Autumn 1996 (4.3)
Molla Nasraddin - The Magazine
Laughter that Pricked the Conscience of a Nation
by Jala Garibova
Jalil Mammadguluzade (1866-1932), Editor of "Molla Nasraddin," which was published for 25 years (1906-1931).
Azerbaijanis say, "The tip of the pen, power of the sword," to express the authority and persuasiveness of the written word. It's a perfect description for "Molla Nasraddin," the eight-page weekly, which became one of the most influential publications in the history of Azerbaijan and which had a profound effect on shaping intellectual thought and movement of the early 20th century. Even today its impact is still felt in the region-especially in the Caucasus, Turkey, and Iran.
The journal takes its name, "Molla Nasraddin," from the eastern folklore sage of the same name, who was believed to have been a real person. Molla's satiric jokes had been circulating and entertaining folk in the region since the 13th century (see "Molla Nasreddin, Comic Sage of the Ages."
Somehow the publication, "Molla Nasraddin" managed to stay in print over a span of 25 years (1906-1931) despite the turbulent political period wrought by the Revolution of 1905, World War I, the Russian Bolshevik Revolution of 1917, the establishment of the Democratic Republic of Azerbaijan of 1918-1920, and the Soviet takeover of Azerbaijan in 1920.
Above: Left: The Magazine, "Molla Nasraddin" marks the adoption of the new alphabet in Azerbaijan from Arabic to Latin, which occurred in 1929. Right: Poking fun at the complicated Arabic script which had confused everybody.
The editor of "Molla Nasraddin," Jalil Mammadguluzade (1866-1932), and his staff of cartoonists, writers, and poets did battle with every major social and political issue of their time. Unfortunately, many of the problems they identified 80-90 years ago still exist.
In one of the earliest issues (1906), Molla Nasraddin is quoted as saying, "When you pick up any (Muslim) newspaper, you can see only the following: Fine fellow is such and such khan, such and such Haji, such and such creature. But they never write about the groans of thousands of starving Moslems and thousands of rubles being spent on the feasts, funeral banquets, and presents for their mistresses. I'm sick and tired of these words." (Molla Nasraddin, 1906, volume 4).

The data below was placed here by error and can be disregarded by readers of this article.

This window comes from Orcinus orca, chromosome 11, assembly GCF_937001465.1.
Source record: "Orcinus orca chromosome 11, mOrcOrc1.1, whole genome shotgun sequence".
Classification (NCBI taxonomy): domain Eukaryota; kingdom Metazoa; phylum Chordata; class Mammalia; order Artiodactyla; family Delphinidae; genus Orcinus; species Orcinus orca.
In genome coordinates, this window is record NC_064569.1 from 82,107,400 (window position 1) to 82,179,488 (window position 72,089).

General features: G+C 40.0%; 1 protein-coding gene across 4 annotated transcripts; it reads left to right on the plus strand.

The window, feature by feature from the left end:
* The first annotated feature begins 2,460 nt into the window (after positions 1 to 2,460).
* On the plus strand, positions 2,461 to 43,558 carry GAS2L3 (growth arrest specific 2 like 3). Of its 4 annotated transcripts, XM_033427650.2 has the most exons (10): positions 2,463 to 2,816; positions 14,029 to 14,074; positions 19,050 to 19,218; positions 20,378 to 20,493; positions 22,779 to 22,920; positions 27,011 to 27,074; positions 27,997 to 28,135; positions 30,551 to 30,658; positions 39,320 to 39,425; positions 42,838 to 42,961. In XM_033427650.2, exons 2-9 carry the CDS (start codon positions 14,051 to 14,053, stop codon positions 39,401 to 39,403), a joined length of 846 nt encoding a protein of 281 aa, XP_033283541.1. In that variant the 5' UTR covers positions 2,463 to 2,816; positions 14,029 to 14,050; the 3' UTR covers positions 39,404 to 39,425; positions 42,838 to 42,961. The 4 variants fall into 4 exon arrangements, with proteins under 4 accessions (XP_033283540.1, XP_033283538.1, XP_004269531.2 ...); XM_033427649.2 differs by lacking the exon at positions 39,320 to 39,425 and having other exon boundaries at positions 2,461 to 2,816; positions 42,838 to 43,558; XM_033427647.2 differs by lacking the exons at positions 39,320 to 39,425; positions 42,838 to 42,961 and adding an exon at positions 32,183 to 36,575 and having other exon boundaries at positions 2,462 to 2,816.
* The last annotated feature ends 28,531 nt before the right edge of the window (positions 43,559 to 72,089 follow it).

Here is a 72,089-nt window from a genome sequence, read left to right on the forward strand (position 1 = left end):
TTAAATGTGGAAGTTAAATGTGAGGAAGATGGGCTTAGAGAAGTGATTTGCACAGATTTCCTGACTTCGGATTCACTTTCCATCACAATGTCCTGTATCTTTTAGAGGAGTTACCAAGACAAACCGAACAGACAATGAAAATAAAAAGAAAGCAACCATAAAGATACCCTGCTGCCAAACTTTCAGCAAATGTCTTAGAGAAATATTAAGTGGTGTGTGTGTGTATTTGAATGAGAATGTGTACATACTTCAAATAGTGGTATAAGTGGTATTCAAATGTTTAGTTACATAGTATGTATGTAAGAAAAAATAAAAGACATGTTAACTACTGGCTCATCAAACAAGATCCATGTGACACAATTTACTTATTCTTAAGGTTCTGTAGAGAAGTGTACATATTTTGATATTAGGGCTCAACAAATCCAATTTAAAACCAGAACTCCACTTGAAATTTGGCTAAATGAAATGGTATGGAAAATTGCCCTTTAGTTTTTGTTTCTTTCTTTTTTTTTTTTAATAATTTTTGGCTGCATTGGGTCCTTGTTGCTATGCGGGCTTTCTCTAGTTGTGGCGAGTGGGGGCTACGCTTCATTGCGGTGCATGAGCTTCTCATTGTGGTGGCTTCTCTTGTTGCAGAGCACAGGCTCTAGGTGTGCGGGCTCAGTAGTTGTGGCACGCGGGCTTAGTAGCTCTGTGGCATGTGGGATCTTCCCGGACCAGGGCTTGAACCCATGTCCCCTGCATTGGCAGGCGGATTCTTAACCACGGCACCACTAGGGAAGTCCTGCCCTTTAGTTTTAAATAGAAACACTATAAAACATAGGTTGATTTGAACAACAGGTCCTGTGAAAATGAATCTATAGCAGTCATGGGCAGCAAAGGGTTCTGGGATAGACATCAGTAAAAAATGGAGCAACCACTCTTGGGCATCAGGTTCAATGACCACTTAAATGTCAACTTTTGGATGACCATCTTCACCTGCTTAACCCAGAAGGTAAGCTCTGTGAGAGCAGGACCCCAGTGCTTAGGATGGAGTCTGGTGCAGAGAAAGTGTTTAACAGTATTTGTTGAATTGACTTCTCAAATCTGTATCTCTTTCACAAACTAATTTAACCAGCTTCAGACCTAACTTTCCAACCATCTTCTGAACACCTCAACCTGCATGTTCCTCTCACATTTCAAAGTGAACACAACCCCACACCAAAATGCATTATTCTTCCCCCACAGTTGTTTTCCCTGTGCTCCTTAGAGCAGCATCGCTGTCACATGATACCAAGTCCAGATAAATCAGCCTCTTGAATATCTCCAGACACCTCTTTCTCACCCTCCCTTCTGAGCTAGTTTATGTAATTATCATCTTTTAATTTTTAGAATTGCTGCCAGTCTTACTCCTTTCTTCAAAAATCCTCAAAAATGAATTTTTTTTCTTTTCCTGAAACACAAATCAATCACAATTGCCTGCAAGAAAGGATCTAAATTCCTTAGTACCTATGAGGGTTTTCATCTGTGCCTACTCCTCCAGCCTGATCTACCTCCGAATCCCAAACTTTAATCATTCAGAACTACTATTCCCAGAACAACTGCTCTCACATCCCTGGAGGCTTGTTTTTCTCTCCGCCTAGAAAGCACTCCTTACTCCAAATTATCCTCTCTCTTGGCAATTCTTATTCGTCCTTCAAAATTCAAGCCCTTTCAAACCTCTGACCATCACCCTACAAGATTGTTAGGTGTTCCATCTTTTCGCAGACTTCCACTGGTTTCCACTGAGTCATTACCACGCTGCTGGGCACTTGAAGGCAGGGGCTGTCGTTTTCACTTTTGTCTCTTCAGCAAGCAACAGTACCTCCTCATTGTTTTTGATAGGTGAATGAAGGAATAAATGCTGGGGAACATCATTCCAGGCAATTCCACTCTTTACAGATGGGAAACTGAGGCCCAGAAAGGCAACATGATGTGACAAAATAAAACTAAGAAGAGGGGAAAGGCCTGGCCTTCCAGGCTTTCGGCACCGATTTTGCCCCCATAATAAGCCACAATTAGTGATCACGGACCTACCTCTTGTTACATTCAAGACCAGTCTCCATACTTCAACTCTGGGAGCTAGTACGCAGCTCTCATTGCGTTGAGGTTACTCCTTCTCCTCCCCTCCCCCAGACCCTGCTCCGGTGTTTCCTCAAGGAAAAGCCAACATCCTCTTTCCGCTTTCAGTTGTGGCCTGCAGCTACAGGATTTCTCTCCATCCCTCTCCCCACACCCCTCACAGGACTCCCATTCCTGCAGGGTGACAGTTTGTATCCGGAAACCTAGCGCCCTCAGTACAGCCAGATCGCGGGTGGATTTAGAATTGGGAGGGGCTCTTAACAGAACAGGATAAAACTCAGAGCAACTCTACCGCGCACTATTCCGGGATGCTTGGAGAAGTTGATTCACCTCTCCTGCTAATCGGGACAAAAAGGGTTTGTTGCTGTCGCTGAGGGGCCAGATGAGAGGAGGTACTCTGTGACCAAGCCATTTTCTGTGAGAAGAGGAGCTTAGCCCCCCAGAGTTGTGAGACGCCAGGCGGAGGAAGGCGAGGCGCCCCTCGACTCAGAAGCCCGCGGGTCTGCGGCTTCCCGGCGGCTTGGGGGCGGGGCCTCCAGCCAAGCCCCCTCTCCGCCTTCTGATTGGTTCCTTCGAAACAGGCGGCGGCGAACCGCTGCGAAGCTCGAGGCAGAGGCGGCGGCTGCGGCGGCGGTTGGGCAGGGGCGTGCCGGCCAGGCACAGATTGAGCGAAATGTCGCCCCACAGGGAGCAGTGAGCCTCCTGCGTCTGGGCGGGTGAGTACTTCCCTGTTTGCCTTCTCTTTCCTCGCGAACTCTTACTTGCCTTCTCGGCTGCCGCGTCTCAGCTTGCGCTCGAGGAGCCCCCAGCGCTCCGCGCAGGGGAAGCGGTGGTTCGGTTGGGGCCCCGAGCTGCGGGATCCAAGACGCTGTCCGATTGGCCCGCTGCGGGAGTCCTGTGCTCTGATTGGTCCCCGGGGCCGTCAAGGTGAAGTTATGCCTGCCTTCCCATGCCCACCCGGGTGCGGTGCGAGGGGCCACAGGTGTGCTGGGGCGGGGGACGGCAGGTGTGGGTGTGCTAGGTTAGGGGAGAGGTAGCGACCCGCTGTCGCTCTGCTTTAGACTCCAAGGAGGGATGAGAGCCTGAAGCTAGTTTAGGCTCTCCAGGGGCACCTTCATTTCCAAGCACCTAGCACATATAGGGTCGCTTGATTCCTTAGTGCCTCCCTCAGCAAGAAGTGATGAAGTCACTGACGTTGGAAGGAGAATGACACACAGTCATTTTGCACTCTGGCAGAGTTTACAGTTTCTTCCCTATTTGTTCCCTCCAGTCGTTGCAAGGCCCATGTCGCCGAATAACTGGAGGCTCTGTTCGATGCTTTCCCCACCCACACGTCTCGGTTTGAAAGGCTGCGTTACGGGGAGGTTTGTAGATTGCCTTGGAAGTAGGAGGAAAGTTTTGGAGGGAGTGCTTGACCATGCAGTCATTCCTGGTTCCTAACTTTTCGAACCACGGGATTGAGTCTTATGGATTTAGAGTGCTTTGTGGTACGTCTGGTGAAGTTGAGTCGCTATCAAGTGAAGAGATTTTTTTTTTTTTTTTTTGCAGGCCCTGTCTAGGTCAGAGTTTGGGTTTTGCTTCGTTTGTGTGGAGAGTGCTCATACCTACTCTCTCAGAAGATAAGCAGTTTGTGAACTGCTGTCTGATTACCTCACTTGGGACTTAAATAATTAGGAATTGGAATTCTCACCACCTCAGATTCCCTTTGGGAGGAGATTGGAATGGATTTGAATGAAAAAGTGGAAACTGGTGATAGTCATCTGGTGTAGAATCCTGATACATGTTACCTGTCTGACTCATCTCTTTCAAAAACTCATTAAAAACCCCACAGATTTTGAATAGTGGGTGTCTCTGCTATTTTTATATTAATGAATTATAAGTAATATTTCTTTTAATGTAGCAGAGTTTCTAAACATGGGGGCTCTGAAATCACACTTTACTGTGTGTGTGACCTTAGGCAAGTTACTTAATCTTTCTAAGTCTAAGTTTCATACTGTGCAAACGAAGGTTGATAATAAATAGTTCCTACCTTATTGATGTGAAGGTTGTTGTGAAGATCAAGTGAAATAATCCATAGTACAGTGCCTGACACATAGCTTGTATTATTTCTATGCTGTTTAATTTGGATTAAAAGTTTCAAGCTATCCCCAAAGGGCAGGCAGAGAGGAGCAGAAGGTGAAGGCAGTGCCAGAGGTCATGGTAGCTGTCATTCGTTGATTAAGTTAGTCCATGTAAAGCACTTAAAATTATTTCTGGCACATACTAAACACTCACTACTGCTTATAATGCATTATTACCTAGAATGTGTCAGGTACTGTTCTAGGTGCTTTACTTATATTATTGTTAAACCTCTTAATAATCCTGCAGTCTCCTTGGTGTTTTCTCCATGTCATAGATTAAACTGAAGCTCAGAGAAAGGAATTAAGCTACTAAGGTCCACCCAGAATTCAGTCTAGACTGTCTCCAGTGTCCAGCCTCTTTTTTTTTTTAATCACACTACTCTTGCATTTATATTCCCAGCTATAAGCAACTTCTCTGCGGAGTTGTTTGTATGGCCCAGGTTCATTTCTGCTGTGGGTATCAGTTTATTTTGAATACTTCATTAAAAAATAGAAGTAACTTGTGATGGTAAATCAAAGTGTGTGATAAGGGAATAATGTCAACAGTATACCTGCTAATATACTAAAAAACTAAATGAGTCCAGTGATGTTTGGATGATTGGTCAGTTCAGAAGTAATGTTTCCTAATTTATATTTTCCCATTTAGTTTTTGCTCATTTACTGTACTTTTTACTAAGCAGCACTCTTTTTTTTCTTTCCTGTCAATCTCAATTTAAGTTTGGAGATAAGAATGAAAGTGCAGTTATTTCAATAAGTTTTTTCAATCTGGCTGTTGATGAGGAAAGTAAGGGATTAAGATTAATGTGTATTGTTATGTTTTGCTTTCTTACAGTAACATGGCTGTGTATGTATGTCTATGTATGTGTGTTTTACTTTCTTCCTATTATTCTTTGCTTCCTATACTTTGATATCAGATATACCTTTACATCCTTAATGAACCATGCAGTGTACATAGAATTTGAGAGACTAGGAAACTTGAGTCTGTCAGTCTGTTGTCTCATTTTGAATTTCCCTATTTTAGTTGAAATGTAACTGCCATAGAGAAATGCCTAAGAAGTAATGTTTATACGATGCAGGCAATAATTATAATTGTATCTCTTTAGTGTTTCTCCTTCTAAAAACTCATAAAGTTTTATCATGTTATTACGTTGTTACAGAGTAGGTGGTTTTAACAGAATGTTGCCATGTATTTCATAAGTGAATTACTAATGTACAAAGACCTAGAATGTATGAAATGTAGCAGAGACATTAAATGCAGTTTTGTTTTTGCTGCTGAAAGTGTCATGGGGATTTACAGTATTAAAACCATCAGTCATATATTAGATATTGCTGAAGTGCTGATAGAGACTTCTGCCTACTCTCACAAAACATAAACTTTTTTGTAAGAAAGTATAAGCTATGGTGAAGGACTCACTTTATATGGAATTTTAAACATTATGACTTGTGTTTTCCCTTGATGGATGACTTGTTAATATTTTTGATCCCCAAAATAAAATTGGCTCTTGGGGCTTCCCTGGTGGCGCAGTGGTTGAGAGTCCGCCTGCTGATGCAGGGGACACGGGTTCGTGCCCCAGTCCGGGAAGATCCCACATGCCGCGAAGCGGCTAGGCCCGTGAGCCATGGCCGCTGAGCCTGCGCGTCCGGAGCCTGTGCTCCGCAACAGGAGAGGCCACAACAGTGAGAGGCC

The magazine played on certain themes over and over. These included: (1) the precarious geographic location of Azerbaijan as a buffer between Russia and Iran; (2) the colonialist attitudes of Persian shahs and Russian tzars towards Azerbaijan; (3) the disdainful attitude of the intelligentsia towards anything "Azerbaijani" whether related to culture, the education system, or language; (4) the abusive treatment of women in a male-dominated society; (5) the lack of safety, health and financial well-being for the average worker and citizen; (6) the hypocrisy of fanatic clergy; (7) the corruption and abusiveness of people in high positions; (8) the ignorance and naiveté which made people vulnerable to being cheated and abused by all of these social ills because they refused to become educated; and finally (9) advocacy for an alphabet that would foster literacy. [Finally, in 1929, the Arabic script was replaced by a modified Latin alphabet].
Like a fearless dragon slayer, the magazine went on a rampage to rout these evils from society using humor to make their point through cartoons, letters to the editor, want ads, anecdotes, stories and news items. A few samples follow: